This Is the Inversion Stock Investors Should Sweat

U.S. stock investors who are anxiously watching the yield curve are worried about the wrong inversion.  

Investors have been howling about interest rates since Monday, when part of the U.S. Treasury yield curve inverted for the first time since 2007. The five-year Treasury yield dipped below that of the three year by a razor-thin 0.01 percentage points. Yawn.

Granted, that’s not supposed to happen. The yields for longer-term bonds should be higher than those for shorter-term ones to compensate bond investors for parting with their money for a longer period. When investors accept a lower yield for longer-term bonds, it implies that they expect interest rates to decline. And declining rates have often been accompanied by recessions and bear markets.

But the fuss is overdone, at least so far. The “inversion” is so minuscule that it’s imperceptible on an actual yield curve. It’s also limited to a small part of the curve. As others have already pointed out, an inversion between the two-year and 10-year Treasury yields would be more noteworthy. 

Instead, investors should keep an eye on a different inversion: the difference between the earnings yield on stocks and the yield on cash. When the earnings yield has dipped below the cash yield in the past, stocks were in for a rough ride.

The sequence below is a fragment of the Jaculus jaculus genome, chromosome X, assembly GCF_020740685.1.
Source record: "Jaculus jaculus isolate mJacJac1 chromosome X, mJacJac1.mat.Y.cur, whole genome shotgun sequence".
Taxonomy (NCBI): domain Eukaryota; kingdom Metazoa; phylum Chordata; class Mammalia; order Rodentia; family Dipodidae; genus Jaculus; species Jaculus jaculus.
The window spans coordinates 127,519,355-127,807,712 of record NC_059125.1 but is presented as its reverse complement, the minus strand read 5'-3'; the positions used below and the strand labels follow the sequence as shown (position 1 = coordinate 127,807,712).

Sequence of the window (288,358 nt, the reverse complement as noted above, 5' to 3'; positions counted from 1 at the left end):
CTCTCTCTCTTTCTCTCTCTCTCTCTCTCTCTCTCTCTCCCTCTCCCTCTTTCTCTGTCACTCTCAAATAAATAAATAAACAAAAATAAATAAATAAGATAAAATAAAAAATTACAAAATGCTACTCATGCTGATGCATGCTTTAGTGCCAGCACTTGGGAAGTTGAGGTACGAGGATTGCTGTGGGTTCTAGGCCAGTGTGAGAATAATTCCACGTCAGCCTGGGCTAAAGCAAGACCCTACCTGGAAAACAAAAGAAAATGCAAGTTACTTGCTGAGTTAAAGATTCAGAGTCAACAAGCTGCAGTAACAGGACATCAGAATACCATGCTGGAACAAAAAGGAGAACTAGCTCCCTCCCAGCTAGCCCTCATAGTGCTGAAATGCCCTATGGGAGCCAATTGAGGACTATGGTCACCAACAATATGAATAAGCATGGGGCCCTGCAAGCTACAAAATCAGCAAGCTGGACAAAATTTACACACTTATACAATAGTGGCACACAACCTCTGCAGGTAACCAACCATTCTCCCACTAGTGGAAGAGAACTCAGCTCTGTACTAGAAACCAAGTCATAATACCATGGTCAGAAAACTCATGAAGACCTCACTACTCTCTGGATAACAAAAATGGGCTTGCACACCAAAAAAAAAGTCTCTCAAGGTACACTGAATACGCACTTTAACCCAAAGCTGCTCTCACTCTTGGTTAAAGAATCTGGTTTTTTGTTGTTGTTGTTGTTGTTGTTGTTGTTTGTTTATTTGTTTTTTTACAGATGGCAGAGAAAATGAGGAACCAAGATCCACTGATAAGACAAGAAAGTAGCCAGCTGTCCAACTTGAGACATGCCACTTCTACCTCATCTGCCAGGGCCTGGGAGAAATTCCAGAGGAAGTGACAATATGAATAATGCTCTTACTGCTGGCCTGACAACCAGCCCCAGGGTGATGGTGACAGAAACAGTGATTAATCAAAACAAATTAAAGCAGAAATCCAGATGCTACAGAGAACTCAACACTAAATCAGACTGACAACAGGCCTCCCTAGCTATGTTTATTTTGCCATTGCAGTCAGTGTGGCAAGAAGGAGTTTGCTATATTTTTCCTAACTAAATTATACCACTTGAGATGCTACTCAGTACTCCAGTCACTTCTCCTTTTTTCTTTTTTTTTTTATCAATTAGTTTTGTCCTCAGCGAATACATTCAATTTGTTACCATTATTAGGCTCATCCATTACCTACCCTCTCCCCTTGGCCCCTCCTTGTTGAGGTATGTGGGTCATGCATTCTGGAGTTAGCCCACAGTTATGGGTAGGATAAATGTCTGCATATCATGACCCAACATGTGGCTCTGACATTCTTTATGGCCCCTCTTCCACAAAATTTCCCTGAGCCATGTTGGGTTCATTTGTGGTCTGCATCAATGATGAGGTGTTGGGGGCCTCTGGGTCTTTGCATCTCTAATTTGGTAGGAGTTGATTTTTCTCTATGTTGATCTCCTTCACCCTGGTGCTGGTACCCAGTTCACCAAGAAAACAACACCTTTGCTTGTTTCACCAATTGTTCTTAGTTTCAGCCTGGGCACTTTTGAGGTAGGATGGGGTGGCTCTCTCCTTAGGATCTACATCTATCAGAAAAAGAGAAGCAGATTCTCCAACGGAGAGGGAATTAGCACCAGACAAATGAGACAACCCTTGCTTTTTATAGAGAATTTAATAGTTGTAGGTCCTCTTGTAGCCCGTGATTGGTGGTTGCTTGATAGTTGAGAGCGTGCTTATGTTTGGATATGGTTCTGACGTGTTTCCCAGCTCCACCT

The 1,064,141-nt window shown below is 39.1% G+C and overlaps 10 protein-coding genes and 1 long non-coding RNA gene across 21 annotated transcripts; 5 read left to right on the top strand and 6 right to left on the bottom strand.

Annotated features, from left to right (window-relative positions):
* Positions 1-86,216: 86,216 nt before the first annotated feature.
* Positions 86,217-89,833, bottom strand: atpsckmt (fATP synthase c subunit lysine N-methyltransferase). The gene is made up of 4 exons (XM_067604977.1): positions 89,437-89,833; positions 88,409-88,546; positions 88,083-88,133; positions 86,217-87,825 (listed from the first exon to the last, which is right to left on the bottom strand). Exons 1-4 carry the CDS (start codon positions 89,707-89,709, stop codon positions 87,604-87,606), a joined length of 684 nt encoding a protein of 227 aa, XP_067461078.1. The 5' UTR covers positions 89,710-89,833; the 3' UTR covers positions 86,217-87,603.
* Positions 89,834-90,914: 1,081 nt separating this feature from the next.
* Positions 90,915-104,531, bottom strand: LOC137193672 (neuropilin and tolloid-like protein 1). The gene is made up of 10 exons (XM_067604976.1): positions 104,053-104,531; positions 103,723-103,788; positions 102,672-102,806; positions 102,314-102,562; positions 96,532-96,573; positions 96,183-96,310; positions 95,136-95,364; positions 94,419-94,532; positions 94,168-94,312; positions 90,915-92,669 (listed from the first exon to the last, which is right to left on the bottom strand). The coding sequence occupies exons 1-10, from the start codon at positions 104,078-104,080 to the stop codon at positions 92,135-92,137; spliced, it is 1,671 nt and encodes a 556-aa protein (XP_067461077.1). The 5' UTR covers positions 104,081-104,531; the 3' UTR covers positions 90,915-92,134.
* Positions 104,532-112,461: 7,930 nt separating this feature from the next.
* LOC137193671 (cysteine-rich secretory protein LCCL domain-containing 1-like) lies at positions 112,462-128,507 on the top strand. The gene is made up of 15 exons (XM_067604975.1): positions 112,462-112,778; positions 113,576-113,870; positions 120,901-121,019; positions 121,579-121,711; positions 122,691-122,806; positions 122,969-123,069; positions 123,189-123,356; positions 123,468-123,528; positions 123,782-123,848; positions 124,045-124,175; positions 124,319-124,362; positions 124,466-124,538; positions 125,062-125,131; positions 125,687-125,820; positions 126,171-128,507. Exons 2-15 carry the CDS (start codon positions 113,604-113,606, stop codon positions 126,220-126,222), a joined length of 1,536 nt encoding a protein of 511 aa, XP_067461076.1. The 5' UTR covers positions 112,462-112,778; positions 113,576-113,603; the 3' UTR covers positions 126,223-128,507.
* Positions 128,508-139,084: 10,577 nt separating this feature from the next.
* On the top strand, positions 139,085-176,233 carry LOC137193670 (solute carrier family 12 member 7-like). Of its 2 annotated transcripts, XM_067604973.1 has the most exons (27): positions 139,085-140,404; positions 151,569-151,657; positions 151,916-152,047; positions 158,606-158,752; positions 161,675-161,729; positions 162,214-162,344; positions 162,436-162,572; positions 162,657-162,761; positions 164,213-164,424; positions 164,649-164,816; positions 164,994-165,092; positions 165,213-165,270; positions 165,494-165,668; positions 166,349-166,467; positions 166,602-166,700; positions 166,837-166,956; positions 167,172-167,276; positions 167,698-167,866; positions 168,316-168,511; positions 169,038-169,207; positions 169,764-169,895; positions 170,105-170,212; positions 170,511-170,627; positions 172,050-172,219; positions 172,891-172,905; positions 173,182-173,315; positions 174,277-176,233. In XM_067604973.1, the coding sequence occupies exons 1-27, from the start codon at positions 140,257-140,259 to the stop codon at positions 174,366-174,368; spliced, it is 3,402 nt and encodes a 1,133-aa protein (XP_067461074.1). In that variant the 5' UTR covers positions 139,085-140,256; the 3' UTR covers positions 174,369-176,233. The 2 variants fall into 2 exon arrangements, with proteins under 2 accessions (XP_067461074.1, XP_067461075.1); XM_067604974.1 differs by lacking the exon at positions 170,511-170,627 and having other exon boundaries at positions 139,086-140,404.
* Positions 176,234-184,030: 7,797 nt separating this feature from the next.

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Investors Are Supposed to Be Rewarded for Risk, Right?

After the Federal Reserve raised the federal funds rate as expected on Wednesday, investors are no doubt watching how longer-term interest rates respond. But the stock market’s moves will be just as revealing.  

U.S. stocks have been on a historic run since the 2008 financial crisis. The S&P 500 Index has returned 18 percent annually from March 2009 through August, including dividends, making it one of the best decades for stocks since 1926. It’s also the second-longest stretch without a bear market, as defined by a decline of 20 percent or more.

Bulls attribute much of that success to lower interest rates. It’s no coincidence that stocks skyrocketed soon after the Fed dropped rates in late 2008 in response to the financial crisis, they argue, and that the market kept moving higher while the Fed held rates low for years.  

The gist of the argument is that investors expect a premium for owning risky stocks rather than safe bonds — in technical jargon, an equity risk premium. When bond yields decline, stocks can pay less, too, provided that the premium stays roughly the same. But there’s little evidence investors are paying attention to the premium.

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